And then there’s braciole, the Italian version of the roulade. It probably has as many iterations as there are cooks who make it, but at its heart, it’s a flattened piece of round or sirloin steak, topped with a filling, rolled and tied, browned and then braised in a marinara sauce. And it’s just pure comfort food.

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Fun stuff for brunch

November 17, 2016

If you get to feeling fancy for brunch, this is the way to go.

If you get to feeling fancy for brunch, this is the way to go.

Sometimes you just want something different. Something off the beaten path.

I wanted to try gravlax.

Gravlax, if you have not ever tried it, is sugar-and-salt-and-dill cured salmon, sliced thin and served raw, usually on a dark cocktail bread with some cream cheese, sour cream, or mustard-dill sauce. It also pairs well with eggs, either in a quiche or perhaps as the filling of an omelet or frittatta. And if your knife skills are good enough, you can slice it paper thin and wrap it around some savoury thing like an olive or a piece of cucumber. Or you could go the sweet route and try it with chunks of melon, or dates stuffed with brie.

Gravlax professes to be pretty easy to make, so I tried my hand at it last week. I had a nice frozen wild-caught salmon filet that was crying out to me to do something with it. So I betook myself to the Interwebs, where I found the Serious Eats’ recipe and procedure for curing gravlax.

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Those damn stealth holidays

November 16, 2016

turkey3-2016Eeeekk! Thanksgiving is next week!

I’m not sure why it snuck up on me so badly this year. It may possibly be because we’re still having temps in the 70s and have had no more than a light frost so far this fall, or what passes for fall. Normally by this time I would have my menu all planned, and maybe even some early grocery shopping and prep work done.

There will be a few changes this year. We’re moving Thanksgiving dinner to Friday, as Child B and family will be able to come, for the first time in ages, so I’ll have everybody here. (Double eeeekkk. Got to houseclean this weekend!) Also hoping the girls’ godmother can come over. I think dinner will be late afternoon/early evening, which is good.

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Shoulda, woulda, coulda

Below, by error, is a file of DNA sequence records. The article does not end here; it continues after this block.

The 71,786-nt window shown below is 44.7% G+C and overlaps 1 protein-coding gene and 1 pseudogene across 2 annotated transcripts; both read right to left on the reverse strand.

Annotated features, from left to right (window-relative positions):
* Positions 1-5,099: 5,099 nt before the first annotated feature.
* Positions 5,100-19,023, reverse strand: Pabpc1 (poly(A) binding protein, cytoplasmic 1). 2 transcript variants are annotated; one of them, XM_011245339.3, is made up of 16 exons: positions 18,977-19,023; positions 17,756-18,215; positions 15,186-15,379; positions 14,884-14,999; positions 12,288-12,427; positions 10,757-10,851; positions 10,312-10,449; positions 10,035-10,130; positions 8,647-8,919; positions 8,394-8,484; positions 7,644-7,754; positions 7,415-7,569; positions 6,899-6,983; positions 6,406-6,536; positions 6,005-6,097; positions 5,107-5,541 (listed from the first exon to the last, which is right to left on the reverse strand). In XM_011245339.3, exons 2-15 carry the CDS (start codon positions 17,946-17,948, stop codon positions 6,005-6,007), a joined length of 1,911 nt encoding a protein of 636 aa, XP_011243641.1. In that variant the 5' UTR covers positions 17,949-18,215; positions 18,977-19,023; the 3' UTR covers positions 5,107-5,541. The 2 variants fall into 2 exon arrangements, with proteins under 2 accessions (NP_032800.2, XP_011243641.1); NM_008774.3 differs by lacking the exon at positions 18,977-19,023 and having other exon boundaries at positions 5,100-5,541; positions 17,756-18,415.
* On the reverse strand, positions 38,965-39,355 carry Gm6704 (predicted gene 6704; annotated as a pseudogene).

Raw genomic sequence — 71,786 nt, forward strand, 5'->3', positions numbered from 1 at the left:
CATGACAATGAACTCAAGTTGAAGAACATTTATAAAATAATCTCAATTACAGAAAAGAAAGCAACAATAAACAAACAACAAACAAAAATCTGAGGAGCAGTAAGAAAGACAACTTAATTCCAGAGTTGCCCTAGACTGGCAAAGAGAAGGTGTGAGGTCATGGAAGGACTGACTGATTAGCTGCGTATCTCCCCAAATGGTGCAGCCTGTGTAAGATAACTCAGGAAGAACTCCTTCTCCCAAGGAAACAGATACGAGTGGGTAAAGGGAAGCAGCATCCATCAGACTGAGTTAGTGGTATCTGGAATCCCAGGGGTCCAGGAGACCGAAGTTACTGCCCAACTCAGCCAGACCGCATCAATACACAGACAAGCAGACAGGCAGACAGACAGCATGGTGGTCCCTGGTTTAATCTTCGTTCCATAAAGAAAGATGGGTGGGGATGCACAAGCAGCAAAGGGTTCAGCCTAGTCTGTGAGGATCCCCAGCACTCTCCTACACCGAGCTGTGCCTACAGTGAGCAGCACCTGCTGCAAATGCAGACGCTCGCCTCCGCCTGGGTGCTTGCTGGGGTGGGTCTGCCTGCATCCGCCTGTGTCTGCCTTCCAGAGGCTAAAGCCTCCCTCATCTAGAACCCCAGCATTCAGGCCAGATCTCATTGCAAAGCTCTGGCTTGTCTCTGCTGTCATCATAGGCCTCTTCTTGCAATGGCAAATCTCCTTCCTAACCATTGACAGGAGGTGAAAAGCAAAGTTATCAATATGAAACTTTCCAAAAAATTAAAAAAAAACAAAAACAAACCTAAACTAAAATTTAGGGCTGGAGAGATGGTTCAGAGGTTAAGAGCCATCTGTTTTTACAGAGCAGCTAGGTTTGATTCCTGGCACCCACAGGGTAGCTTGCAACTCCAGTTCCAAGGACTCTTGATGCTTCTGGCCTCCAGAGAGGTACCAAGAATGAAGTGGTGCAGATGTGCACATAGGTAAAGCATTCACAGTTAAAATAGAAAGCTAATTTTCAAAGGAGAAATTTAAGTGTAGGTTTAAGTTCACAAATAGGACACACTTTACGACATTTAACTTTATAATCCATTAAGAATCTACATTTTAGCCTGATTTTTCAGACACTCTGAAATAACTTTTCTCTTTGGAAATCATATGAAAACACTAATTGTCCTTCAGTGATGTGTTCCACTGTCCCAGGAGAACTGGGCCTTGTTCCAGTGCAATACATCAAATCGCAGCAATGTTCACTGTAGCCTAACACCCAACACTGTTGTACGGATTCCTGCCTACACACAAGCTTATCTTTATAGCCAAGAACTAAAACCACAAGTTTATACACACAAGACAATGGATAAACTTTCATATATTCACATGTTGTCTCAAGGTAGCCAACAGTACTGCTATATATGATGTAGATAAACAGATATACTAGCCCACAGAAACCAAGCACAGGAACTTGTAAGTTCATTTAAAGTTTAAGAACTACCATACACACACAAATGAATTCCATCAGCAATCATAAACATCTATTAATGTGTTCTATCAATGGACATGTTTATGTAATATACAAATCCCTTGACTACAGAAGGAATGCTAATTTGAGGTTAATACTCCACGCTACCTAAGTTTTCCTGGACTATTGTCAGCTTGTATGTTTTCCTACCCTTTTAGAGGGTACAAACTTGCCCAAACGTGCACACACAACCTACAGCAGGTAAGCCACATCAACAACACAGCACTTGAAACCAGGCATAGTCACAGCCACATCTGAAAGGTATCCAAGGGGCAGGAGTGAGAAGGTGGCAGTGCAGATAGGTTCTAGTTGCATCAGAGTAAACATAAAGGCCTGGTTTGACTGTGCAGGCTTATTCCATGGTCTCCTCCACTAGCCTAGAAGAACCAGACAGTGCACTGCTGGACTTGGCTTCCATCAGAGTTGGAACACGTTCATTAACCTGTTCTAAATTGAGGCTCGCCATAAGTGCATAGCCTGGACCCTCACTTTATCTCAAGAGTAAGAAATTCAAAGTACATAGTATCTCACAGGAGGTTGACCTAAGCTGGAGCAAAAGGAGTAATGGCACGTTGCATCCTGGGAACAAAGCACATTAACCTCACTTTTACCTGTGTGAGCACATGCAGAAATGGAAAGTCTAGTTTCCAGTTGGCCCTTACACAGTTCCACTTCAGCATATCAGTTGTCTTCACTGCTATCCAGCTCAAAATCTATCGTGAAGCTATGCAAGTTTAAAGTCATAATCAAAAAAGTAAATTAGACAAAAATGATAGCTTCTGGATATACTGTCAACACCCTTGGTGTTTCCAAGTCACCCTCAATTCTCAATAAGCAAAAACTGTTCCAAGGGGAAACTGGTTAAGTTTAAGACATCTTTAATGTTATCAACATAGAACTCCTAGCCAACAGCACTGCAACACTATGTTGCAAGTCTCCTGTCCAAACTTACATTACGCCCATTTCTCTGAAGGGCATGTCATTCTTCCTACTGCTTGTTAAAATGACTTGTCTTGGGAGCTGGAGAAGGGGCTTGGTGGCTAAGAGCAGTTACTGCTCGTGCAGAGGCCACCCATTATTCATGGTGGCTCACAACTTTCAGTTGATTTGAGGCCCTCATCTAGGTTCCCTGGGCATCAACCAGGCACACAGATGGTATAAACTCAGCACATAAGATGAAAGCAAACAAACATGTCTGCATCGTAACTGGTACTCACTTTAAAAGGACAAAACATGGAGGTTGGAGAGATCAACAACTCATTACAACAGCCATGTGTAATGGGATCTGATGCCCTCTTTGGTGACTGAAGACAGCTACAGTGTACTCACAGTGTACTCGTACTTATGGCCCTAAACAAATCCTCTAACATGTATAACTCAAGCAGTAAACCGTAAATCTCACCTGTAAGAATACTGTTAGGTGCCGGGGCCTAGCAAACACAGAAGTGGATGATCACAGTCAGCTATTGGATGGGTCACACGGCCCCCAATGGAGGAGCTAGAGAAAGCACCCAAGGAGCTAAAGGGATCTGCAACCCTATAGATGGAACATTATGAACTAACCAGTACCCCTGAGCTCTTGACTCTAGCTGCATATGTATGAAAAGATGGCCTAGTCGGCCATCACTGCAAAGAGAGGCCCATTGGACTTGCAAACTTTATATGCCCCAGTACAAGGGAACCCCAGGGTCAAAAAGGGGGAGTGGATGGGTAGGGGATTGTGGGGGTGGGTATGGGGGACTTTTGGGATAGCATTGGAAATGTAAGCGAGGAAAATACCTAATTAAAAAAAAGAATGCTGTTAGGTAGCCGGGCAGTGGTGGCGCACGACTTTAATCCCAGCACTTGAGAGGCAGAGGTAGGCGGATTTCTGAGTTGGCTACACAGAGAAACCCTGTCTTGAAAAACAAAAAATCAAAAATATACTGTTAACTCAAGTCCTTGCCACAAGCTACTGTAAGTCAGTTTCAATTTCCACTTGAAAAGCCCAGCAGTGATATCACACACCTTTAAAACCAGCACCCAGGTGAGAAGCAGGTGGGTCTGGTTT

November 15, 2016

Looked better than it tasted; method is excellent, seasoning needed work.

Looked better than it tasted; method is excellent, seasoning needed work.

Well, it SHOULD have been good.

My day having been turned crossways by the need to go fetch the sick grandchild, I didn’t get around to thinking about dinner until late. And I had this chicken…

About a third of a roast chicken, actually, the rest of him having given up most of his breast meat for previous meals, that needed to be used. And it’s getting cool at night, which means, of course, it’s soup weather. And if you think of chicken, and soup, your next logical progression is chicken noodle soup.

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Solace in the kitchen

November 13, 2016

Oatmeal wheat bread, with flax seed. From probably the 1960s.

Oatmeal wheat bread, with flax seed. From probably the 1960s.

When the world turns upside down, as it did last week (yes, I’m a Clinton supporter, and yes, I’ve been mourning the election results since late Tuesday night, and doing some fervent praying), one looks for comfort wherever one can find it.

Tuesday night and into the wee hours of Wednesday morning, I looked for it in a bottle of wine (good wine, too!). It helped temporarily. Wednesday I licked my wounds, Thursday I worked, and Friday I betook myself to the kitchen.

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Chicken, anyone?

November 7, 2016

A moist, juicy slab of roasted chicken breast. With potato salad and squash.

A moist, juicy slab of roasted chicken breast. With potato salad and squash.

I continue to be amazed at how easy it is to cook good chicken.

Particularly when one starts with admittedly pricy fresh-frozen chickens from one’s local organic chicken farm. A whole chicken of between 4 and 5 pounds runs me somewhere in the neighborhood of $20, but when I look at the fact I can get four meals, plus several pints of stock, out of a chicken, it’s not that bad a deal.

This week’s Mr. Chicken came sliced with sauteed squash and potato salad, because that was what I felt like.  And it made me remember all over again just how…damn…good this chicken is.